1: name-buyer's input coin (funds transaction)
  0: TRANSFER to name-buyer's address
  1: name-buyer's change
  2: payment to name-owner

Note that even though payment to name-owner has been bumped from index 1 to index 2, it is still the “reverse” of the input with the name-owner’s signature.

Swap Proof

The Swap Proof includes all of the data that must be made available for a name-buyer to trust that the name is up for sale. Note that verification of this data structure depends on verifying that the UTXO that holds the name exists.

A Swap Proof includes:

  • Name
  • Swap Script
  • Signature
  • Value

The name could be substituted for the outpoint for the name, as long as the verifier can easily verify that the UTXO representing the name does exist. Ease of integration into user interfaces should be taken into account here. The Swap Script must be hashed with SHA3-256 and compared against the locking script for the name locking the UTXO.

Protocol Design

Setup Phase

The name-owner must TRANSFER and FINALIZE their name to the Swap Script and make the Swap Proof available. This enables the protocol to be non-interactive. There are many options for making the proof available and is out of scope for this document.


The name-buyer has the Swap Proof and must verify it. To do so, they must check that the name exists on chain, reconstruct the partially-signed transaction and verify the signature. The Swap Script must be verified that it matches the template and prevents the buyer from opting out of the atomic swap.

The name-buyer adds an input that fulfills the value desired by the name seller, adds a change output such that it is not the last output and produces a signature using SIGHASH_ALL. This transaction can now be broadcast to the network. After the transfer timeout elapses (288 blocks), the UTXO is in an anyone-can-spend state because no signature checks are required in the Swap Script. The name-buyer can follow up with the FINALIZE transaction to themselves and take control of the name. Note that since the name-buyer’s address is committed to in the TRANSFER, there is no risk created by “anyone” spending the output. Anyone willing to pay a miner fee can finish the protocol on behalf of the name-buyer, but the name-buyer will likely do so themselves.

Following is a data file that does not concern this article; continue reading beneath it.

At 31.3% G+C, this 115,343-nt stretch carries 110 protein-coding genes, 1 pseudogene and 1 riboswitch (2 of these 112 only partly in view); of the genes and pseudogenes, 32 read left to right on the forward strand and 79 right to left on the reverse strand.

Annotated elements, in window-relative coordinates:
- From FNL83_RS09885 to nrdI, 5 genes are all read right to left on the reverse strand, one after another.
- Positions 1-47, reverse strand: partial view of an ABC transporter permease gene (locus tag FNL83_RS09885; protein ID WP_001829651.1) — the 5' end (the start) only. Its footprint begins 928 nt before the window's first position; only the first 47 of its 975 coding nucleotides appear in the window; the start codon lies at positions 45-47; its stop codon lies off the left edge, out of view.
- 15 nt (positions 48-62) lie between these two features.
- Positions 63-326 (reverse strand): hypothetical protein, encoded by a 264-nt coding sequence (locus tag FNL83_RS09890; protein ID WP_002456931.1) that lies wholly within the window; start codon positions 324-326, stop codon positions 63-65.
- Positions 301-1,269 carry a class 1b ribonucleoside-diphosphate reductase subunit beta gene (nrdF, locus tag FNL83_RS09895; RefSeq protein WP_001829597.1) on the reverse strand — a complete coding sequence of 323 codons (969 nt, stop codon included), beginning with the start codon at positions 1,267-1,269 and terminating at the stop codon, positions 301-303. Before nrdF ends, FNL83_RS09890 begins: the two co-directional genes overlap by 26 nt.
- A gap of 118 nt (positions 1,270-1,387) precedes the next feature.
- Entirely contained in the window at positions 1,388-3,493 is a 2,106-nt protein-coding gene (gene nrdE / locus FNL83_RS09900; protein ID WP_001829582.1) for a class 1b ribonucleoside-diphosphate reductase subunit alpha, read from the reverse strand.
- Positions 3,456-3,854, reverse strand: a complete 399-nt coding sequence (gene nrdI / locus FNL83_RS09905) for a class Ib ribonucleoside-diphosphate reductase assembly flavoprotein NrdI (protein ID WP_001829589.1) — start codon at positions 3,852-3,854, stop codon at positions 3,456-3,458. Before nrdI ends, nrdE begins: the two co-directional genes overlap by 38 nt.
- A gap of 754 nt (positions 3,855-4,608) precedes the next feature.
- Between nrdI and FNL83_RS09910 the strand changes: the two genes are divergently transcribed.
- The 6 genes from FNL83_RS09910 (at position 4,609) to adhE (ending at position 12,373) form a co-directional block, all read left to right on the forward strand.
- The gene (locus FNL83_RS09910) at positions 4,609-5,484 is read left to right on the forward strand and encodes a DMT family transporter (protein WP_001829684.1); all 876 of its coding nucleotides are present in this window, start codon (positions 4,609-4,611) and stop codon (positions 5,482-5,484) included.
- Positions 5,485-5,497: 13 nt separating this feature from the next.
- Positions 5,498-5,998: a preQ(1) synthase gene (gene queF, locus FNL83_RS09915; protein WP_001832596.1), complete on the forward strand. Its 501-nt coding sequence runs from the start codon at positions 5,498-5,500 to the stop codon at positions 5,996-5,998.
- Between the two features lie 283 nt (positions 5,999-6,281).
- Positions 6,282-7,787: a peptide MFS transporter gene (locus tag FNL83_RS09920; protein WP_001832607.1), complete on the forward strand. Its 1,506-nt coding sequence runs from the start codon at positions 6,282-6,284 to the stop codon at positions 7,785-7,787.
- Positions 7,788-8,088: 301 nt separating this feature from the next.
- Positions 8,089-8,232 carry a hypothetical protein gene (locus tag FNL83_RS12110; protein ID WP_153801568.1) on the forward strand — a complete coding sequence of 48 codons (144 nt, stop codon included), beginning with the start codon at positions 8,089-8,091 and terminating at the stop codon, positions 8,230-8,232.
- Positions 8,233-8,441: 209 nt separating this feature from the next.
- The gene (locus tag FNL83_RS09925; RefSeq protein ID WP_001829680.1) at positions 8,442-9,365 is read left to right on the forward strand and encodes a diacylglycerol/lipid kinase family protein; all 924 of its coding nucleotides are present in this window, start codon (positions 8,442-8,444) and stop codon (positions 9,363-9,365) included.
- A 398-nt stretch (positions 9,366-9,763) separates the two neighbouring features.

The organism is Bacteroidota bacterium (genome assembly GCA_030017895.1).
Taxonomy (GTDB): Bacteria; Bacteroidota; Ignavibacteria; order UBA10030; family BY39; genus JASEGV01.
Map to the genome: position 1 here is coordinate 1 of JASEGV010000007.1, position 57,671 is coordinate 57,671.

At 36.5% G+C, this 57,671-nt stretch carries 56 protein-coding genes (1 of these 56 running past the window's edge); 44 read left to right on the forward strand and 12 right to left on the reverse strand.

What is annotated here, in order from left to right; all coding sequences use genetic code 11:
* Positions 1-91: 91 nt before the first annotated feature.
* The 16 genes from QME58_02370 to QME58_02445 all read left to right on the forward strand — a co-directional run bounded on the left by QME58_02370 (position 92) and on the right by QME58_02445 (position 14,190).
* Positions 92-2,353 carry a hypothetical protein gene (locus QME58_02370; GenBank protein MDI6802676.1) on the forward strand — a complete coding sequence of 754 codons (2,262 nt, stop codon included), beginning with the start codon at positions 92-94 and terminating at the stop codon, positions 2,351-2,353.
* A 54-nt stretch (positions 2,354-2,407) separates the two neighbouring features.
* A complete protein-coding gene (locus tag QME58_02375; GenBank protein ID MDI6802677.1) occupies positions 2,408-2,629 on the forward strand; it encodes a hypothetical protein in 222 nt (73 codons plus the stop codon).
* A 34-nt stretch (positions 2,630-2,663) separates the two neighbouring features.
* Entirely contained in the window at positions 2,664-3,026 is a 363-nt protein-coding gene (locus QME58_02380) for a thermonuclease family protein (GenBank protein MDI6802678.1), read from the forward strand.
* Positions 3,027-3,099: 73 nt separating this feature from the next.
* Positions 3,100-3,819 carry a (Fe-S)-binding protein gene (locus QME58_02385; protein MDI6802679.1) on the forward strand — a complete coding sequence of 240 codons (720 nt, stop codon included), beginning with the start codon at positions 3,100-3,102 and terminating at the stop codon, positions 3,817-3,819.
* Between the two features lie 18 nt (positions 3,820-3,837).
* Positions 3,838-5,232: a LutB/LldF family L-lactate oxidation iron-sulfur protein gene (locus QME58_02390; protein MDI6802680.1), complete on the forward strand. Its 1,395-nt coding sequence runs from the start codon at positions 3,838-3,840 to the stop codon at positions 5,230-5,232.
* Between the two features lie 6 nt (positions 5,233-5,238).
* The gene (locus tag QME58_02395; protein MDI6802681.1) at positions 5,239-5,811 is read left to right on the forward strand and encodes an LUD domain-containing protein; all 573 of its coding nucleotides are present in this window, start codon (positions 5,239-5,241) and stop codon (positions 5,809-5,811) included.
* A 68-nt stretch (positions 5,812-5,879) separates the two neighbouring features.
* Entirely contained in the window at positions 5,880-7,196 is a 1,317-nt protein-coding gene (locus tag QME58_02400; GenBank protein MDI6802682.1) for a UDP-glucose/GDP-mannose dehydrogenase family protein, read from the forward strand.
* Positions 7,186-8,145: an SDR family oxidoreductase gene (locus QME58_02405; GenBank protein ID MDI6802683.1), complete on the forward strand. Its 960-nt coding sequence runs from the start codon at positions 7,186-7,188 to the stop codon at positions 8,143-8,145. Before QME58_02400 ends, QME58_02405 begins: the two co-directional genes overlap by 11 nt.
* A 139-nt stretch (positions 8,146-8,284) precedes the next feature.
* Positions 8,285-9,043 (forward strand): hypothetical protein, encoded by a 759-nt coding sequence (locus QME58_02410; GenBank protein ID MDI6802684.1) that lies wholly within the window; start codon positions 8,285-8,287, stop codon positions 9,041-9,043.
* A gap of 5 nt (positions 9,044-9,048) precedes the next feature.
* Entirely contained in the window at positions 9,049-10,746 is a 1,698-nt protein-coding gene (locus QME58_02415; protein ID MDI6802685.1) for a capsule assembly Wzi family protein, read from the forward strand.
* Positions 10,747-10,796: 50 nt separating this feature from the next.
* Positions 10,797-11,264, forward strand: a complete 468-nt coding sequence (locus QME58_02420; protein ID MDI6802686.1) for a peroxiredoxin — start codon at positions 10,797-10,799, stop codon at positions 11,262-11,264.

Offer Discovery

Offer discovery is out of scope for this HIP but needs to be considered in its design. Ideally there is a standard way to make offers available. This is possible with an additional p2p protocol like Bitmessage or Swarm. This design hasn’t been the most successful in the past. Potentially Sia could be leveraged or a simple open source website that aggregates offers, similar to a PGP server.

Timelock Auctions

It is possible to simulate a Dutch Auction with this protocol. The name-owner can create multiple partially-signed transactions in a series. Each transaction in the series has a decreased payout-to-name-owner value and an increased locktime. This means that as the blockchain advances over time, transactions with lower payout values become valid. In other words, the name is opened for sale at a high price, but this price decreases over time until a name-buyer accepts the latest valid offer and completes the protocol. After enough time without such a completion, all the partially-signed transactions will be valid. The name-owner can “cancel” the auction by either “buying” their own name for the lowest price or simply by signing a TRANSFER of the name back to their own wallet without any payment being required.




@kurumiimari for implementing this proposal into a working auction system and introducing the idea of the “Dutch” auction.

@pinheadmz for optimizing the locking script and this document.

Standards Track
Wed, 05 Aug 2020
Last commit:
Wed, 14 Sep 2022
Mark Tyneway <mark.tyneway@gmail.com>